Feature member story: Feeding Aurora

Martina feeding Aurora.
Martina feeding Aurora. 

Aurora Valentine Cunningham was sent to this Earth for only a very short time.  Arriving nine weeks premature, her early days were a whirlwind of medical tests and procedures. Having experienced several complications including respiratory issues and a brain bleed (which would lead to cerebral palsy) she was also diagnosed with a genetic condition known as Noonan's Syndrome.

Now, during World Breastfeeding Week, Aurora's mother Martina Kerr shares the battle she fought to ensure Aurora received her nourishing breastmilk, despite many obstacles.

"I had many preconceived ideas as to how my daughter Aurora would be born. Firstly; it would be at home with a midwife, my partner and my sister, and secondly that my baby would be put to the breast immediately after she was born to encourage bonding and assist with a natural third stage. Unfortunately, she had other ideas and was born, via caesarean,  9 weeks early, with a genetic condition causing various issues; including a heart defect; and so, the gentle birth I had planned went out the window and the fight for her survival began.

The first time I saw her she was four hours old, wrapped in bubble wrap and hooked up to all sorts of machines and monitors to help her breathe. A drip inserted into her foot was supplying the essential nutrients directly to her bloodstream. It was a harsh realisation that at this point and time my baby didn’t need me – she was being kept alive completely by artificial means. I had a little cry, but picked myself up (as I would do many times over the next year) and set about trying to do all that I could to help her grow big and strong. It was at this point I was told how particularly important breast milk was for neonates, because it reduces the risk of Necrotizing Enterocolitis (NEC) which is a disease that causes the intestines to be unable to digest properly and can be fatal. In the same breath, the nurse told me that a baby's sucking reflex doesn’t kick in until around 35 weeks gestation, and that I would need to express breast milk in order to feed her until that point.

So, I was given a yellow hospital grade pump and left in the privacy of my room to learn how to use it. It hurt and didn’t seem overly successful, so I pushed it away and hand expressed 1mL. I felt so inadequate when I took that into the NICU, but I was told that in actual fact it was more than a lot of women get. My next attempt was nowhere near as successful, but again the nurses assured me this was totally normal; that my milk hadn’t come in yet, and that my body was still in shock and under unusual stress which would obviously take its toll. They also reminded me that my body was still 9 weeks away from thinking that it would need to produce milk, so to go easy on myself. I was determined that it was mind over matter and persevered – the nurses told me to express every four hours, but I did it every two, just to make sure! When day three came around and I attached my yellow pump again I noticed a change. The milk came out much faster and there was more of it. It was also a little bit whiter now, more like the colour of cream, rather than the bright yellow that my colostrum had been. It was a bit thinner too. By the time I was discharged from hospital (Aurora remained in the NICU for around 9 weeks) I was providing all of her milk needs via expressing.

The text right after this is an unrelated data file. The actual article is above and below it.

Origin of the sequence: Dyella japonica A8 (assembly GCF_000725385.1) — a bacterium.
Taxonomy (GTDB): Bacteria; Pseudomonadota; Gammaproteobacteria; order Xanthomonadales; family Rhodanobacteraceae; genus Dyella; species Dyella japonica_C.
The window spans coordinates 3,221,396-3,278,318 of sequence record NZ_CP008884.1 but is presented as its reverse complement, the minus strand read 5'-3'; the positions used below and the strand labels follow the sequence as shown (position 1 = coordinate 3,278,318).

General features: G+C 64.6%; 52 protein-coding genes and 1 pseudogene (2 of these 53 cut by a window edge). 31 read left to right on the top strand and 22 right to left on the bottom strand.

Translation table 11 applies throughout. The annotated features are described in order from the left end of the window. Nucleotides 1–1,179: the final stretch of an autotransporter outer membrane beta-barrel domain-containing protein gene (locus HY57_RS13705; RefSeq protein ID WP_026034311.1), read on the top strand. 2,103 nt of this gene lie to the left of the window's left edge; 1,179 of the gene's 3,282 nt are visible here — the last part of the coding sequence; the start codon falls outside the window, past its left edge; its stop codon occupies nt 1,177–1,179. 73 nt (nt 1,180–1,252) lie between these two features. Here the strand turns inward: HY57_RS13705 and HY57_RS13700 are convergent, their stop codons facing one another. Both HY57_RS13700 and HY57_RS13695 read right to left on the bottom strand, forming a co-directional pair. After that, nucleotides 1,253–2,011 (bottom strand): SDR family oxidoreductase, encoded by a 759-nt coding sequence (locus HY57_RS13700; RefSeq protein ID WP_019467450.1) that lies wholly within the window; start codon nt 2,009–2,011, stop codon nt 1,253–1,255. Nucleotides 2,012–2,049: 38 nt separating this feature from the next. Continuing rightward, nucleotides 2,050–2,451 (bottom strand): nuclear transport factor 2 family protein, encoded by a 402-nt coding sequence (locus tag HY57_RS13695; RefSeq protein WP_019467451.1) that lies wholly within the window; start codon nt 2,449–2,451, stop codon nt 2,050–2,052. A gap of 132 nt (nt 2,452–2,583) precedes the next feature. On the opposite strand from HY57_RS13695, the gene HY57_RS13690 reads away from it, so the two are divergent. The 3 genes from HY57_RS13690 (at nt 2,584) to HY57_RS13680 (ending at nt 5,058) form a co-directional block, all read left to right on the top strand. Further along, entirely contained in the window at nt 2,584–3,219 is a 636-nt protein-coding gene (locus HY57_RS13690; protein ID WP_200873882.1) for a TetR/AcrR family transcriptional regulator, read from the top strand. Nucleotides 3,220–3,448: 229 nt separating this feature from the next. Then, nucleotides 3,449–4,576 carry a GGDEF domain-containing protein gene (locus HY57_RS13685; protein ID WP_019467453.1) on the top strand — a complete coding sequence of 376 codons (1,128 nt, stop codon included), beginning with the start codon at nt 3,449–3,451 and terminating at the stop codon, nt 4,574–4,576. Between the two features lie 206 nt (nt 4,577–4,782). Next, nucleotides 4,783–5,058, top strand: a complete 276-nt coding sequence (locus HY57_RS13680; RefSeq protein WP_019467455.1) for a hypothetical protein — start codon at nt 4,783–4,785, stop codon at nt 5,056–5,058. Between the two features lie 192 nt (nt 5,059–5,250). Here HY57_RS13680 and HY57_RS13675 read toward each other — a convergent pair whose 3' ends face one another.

Although she was still too young to latch on, once she had progressed to only needing oxygen, I was allowed to put her to the breast. You could tell that she was comfortable being there; her heart rate slowed, her temperature stabilised, and her oxygen levels were better. It was a proud mummy moment because I finally felt as though my little girl needed me! She was enjoying having me there, and I loved the feeling that I was finally able to do things that a normal mother could do. Every feed I would attempt to put her to the breast and even though she had hit the magical 35 weeks she still couldn’t do it.